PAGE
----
Over the last several years I've been dealing with various stages of disability thanks to ALS. My goal is to share solutions and review various products/tools/devices that I have found particularly helpful.

Thursday, 7 March 2013

My New Spoon

It's been an ongoing project for me for a long time now to figure out better ways of getting food from my plate into my face hole. Fortunately, chewing and swallowing it is not a problem for me yet. But getting the food there often is.

This is where caused many explorations into more accessible plates and utensils. Some of which work better than others. Some of which only work for a period of time. I've gone through lots of different cutlery by now and what is commonly accessible to the disabled doesn't really seem to be suiting my correct at this point in time. They seem to be either too large, unbalanced or otherwise unwieldy…

the people at my rehab facility had said they'd never seen
or thought of a design like this
So I've created my own adaptation to a spoon. Check it out:

This spoon is a fairly typical handy accessible spoon which was provided to me by my rehabilitation facility. You can't see it very well and the image that it does have a curve to the left, intended for a right-handed user. Making it easier to get the food in your mouth.

We've modified it by sending down the thickness of the handle quite substantially and by adding the two rings that you can see in the picture. These two rings are simply riveted in place a little loosely allowing me to position them for best alignment to my fingers. We've also added a little soft tape on the inside to just help with spacing. This is a prototype and we are still working out some of the details like where exactly to place the rings. That said, this spoon seems work the best for me at this point in time.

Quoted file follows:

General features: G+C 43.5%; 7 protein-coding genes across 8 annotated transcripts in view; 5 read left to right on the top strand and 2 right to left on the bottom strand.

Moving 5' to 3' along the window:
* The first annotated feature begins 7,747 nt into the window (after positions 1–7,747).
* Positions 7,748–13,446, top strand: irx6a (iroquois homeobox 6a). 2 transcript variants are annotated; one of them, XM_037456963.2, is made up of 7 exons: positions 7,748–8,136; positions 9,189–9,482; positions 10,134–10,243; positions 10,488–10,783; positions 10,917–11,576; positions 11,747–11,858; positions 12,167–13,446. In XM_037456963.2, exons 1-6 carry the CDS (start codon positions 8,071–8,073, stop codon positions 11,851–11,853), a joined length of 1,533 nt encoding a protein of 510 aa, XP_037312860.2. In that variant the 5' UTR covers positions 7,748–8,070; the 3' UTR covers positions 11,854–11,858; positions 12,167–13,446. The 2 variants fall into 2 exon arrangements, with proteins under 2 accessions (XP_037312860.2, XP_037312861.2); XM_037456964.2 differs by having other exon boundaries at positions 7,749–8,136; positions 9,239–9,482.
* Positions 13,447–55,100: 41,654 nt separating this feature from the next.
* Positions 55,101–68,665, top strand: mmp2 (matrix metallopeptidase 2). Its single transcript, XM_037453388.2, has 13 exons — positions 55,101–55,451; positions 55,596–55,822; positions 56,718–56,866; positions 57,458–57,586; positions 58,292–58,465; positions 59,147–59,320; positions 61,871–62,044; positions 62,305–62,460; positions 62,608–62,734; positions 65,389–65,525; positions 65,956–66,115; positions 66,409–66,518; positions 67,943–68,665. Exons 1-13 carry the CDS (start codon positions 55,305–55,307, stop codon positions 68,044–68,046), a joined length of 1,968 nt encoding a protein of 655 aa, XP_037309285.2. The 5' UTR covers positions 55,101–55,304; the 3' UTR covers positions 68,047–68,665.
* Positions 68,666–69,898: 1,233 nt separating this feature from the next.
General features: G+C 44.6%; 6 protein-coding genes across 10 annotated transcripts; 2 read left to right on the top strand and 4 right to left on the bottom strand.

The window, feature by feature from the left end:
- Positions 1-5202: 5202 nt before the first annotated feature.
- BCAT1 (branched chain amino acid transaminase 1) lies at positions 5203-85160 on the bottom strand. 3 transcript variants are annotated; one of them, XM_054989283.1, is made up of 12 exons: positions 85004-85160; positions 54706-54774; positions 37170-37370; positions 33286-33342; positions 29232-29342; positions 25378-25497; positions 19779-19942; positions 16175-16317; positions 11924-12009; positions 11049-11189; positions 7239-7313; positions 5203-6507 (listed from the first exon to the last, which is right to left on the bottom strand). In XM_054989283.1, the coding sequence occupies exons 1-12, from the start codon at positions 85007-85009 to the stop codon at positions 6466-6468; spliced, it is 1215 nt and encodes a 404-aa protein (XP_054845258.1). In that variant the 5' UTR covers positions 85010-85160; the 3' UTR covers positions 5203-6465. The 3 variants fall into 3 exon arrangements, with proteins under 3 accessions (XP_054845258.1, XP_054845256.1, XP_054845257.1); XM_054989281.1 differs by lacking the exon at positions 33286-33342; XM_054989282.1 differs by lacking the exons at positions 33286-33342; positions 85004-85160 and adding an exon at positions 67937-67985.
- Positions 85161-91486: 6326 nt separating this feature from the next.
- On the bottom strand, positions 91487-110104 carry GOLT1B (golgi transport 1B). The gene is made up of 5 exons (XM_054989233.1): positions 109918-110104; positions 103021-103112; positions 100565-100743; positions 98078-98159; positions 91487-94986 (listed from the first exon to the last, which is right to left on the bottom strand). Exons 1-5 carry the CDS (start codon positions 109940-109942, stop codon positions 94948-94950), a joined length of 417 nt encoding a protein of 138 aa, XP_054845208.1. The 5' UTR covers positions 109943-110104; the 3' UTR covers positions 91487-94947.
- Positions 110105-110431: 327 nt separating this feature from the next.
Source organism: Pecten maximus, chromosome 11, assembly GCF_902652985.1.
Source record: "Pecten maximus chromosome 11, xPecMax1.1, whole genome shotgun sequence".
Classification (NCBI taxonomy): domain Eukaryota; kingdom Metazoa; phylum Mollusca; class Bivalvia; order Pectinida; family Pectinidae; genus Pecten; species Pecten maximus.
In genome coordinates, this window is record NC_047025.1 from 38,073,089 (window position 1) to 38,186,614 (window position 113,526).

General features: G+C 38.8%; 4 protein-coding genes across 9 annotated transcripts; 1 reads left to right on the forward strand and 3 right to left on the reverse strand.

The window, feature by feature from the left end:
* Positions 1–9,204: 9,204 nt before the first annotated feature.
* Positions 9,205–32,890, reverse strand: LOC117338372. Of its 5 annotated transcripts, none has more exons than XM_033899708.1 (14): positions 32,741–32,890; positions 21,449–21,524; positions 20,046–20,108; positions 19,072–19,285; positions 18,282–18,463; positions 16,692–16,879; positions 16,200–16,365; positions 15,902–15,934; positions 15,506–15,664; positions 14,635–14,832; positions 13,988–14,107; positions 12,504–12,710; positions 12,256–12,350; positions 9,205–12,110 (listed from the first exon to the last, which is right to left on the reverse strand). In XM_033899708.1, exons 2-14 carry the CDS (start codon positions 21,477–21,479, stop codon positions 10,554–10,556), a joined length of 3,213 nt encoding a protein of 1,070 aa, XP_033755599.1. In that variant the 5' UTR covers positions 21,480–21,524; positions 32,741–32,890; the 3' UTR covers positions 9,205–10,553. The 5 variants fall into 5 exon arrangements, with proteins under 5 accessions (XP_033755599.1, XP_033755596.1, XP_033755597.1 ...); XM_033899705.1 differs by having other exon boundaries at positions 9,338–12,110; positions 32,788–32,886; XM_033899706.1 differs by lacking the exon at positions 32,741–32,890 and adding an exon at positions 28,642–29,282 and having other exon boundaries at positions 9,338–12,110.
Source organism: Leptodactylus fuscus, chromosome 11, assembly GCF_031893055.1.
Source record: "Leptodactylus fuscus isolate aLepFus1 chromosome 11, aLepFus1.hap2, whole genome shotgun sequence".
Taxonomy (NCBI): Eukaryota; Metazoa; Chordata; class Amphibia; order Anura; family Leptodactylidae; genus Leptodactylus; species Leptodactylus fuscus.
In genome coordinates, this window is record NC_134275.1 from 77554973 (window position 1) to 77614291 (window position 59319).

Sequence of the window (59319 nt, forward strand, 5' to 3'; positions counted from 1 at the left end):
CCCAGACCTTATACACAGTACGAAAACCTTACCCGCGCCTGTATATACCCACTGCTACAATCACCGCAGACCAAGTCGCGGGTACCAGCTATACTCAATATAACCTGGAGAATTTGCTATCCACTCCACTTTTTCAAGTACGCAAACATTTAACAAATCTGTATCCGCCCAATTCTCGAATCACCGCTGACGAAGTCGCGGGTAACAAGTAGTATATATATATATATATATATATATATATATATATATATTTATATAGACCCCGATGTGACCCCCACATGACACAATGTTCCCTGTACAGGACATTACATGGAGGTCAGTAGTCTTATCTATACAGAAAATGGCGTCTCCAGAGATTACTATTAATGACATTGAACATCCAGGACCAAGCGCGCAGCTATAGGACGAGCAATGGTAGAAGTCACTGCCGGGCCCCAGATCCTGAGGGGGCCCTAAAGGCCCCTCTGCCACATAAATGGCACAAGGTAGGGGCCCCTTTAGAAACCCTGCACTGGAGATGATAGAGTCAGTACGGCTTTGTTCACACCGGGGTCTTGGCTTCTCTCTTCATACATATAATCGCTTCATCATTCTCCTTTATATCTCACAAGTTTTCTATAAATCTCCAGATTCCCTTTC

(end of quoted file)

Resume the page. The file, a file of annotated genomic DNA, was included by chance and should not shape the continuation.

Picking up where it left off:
say hello to my new spoon
The rings are something you would find in any hardware store. I believe that intended to hold small pipes in place during construction these modifications were made for me by my rehabilitation facility.Over my next few visits to my rehabilitation facility, we will make a few tweaks to this prototype. But I think it will stay pretty much like this. Right now the rings need to be repositioned a little bit and possibly a little bit of a groove to better hold my index finger in place. But other than that, this is working fairly well.

As for other cutlery, the next step is to see how well this works for a fork. Knives are out of the question for me. I require both hands to maintain the spoon study and get into my face.

On a side note, having a disability friendly plate helps immensely. One with a raised edge helps to push the food onto your fork or spoon. I wouldn't say it's required, but it does help prevent the food on your plate for making a break for it.

And, just for some fun. You can see the whole "Rejected" video here: Rejected

Stupid, yes. Funny, even more so ;-)

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